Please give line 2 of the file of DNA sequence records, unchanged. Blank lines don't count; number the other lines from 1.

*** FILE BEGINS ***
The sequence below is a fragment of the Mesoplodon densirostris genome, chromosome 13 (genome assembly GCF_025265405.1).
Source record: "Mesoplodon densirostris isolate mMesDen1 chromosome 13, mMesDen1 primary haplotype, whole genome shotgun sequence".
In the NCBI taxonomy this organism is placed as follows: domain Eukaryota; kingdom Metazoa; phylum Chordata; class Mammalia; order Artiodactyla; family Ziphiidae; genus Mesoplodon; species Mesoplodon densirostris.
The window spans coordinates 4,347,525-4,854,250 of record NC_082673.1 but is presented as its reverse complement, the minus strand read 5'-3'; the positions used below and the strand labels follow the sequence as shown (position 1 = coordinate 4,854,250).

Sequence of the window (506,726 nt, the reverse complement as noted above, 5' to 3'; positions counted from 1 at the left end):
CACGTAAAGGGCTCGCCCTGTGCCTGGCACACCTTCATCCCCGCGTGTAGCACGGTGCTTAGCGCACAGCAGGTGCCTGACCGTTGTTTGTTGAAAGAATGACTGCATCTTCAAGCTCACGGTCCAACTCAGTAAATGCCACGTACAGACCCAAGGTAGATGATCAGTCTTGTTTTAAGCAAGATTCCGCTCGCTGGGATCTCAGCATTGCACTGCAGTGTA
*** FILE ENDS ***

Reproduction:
Source record: "Mesoplodon densirostris isolate mMesDen1 chromosome 13, mMesDen1 primary haplotype, whole genome shotgun sequence".